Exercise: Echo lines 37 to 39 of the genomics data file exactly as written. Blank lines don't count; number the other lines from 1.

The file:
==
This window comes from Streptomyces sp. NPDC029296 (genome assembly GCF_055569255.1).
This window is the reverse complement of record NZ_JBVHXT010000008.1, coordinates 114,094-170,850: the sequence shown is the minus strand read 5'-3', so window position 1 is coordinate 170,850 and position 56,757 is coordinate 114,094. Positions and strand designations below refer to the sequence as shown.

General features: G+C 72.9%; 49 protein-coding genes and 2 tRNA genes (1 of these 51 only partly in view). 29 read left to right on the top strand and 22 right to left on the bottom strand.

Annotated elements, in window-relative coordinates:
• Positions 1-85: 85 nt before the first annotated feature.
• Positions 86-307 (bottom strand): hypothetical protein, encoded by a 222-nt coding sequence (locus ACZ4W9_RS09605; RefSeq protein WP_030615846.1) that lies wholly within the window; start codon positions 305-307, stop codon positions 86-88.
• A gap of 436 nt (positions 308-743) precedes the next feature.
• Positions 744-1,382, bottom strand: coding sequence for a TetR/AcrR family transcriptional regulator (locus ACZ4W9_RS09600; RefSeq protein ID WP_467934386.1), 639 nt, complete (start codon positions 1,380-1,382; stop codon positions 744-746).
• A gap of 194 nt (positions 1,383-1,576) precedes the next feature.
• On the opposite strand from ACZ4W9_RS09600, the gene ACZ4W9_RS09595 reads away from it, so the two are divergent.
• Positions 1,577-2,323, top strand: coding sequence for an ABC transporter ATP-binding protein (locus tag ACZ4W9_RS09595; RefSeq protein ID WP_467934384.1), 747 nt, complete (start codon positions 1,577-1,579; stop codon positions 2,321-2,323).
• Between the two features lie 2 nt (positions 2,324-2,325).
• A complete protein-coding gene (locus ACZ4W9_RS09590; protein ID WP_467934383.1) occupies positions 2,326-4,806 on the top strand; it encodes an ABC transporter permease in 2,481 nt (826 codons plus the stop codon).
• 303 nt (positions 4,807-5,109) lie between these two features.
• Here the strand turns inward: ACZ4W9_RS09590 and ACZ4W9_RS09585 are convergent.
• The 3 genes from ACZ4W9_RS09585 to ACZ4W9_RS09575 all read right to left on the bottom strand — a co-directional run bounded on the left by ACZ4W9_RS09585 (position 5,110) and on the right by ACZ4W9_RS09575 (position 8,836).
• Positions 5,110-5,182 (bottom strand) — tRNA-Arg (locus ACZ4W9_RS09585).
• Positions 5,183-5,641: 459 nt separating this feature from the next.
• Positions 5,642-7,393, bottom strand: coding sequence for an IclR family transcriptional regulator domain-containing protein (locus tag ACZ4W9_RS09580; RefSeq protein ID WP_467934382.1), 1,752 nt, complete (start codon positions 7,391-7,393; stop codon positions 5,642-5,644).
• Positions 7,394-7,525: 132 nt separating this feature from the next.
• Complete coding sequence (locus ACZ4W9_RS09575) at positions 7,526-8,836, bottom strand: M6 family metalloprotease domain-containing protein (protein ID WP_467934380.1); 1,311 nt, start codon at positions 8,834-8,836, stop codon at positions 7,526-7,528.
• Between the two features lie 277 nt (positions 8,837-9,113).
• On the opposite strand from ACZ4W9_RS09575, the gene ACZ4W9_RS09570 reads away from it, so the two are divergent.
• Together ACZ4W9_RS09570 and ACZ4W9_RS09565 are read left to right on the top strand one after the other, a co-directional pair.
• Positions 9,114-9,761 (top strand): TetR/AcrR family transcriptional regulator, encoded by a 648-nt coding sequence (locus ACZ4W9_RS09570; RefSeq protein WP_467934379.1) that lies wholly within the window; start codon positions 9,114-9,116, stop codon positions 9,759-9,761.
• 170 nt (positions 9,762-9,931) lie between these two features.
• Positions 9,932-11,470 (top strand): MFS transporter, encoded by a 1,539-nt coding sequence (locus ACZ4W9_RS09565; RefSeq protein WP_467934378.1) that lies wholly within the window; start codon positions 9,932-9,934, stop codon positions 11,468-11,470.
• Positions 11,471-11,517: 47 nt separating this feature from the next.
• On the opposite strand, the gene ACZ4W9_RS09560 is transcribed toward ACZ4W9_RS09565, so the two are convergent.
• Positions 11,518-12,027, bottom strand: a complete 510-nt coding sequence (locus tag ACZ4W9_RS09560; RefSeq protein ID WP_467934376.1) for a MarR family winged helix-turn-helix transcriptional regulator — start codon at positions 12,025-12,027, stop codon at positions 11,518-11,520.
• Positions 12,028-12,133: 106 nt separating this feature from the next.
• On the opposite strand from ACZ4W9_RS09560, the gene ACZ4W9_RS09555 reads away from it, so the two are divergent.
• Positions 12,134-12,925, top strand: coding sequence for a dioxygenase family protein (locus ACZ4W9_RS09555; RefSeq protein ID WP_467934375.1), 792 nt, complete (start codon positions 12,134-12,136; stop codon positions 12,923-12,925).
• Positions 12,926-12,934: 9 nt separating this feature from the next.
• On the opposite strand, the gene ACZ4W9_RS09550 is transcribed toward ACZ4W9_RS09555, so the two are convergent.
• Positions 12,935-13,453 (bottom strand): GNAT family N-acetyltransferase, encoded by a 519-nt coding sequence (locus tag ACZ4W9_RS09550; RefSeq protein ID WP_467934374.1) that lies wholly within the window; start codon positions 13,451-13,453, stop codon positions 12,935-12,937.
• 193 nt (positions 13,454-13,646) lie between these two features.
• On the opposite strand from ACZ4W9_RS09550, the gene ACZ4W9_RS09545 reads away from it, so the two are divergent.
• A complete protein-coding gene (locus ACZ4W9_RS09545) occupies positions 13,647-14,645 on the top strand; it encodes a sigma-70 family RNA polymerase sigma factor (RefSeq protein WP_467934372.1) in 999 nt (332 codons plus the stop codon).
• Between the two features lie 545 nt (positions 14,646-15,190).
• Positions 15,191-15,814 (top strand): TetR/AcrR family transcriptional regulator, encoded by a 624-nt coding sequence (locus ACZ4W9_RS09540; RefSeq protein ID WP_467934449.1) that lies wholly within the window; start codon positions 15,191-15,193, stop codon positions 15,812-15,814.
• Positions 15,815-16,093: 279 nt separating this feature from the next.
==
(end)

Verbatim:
• 193 nt (positions 13,454-13,646) lie between these two features.
• On the opposite strand from ACZ4W9_RS09550, the gene ACZ4W9_RS09545 reads away from it, so the two are divergent.
• A complete protein-coding gene (locus ACZ4W9_RS09545) occupies positions 13,647-14,645 on the top strand; it encodes a sigma-70 family RNA polymerase sigma factor (RefSeq protein WP_467934372.1) in 999 nt (332 codons plus the stop codon).